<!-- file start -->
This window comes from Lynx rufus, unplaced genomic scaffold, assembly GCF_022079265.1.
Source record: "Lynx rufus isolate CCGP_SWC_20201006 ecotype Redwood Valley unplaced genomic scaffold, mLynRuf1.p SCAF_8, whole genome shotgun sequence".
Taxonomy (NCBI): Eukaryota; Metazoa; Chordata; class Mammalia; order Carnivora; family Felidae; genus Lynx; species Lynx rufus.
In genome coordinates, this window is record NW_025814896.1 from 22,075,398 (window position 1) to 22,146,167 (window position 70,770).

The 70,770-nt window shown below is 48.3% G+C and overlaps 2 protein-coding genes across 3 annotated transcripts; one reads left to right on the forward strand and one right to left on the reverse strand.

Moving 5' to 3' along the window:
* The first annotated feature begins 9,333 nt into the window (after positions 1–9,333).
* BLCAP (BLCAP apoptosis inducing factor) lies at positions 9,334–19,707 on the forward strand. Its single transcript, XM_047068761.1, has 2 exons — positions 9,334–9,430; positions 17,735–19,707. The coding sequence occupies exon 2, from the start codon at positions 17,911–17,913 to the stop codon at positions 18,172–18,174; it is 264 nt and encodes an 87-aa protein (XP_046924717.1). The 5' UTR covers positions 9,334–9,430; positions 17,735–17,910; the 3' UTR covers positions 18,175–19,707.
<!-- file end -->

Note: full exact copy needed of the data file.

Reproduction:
This window comes from Lynx rufus, unplaced genomic scaffold, assembly GCF_022079265.1.
Source record: "Lynx rufus isolate CCGP_SWC_20201006 ecotype Redwood Valley unplaced genomic scaffold, mLynRuf1.p SCAF_8, whole genome shotgun sequence".
Taxonomy (NCBI): Eukaryota; Metazoa; Chordata; class Mammalia; order Carnivora; family Felidae; genus Lynx; species Lynx rufus.
In genome coordinates, this window is record NW_025814896.1 from 22,075,398 (window position 1) to 22,146,167 (window position 70,770).

The 70,770-nt window shown below is 48.3% G+C and overlaps 2 protein-coding genes across 3 annotated transcripts; one reads left to right on the forward strand and one right to left on the reverse strand.

Moving 5' to 3' along the window:
* The first annotated feature begins 9,333 nt into the window (after positions 1–9,333).
* BLCAP (BLCAP apoptosis inducing factor) lies at positions 9,334–19,707 on the forward strand. Its single transcript, XM_047068761.1, has 2 exons — positions 9,334–9,430; positions 17,735–19,707. The coding sequence occupies exon 2, from the start codon at positions 17,911–17,913 to the stop codon at positions 18,172–18,174; it is 264 nt and encodes an 87-aa protein (XP_046924717.1). The 5' UTR covers positions 9,334–9,430; positions 17,735–17,910; the 3' UTR covers positions 18,175–19,707.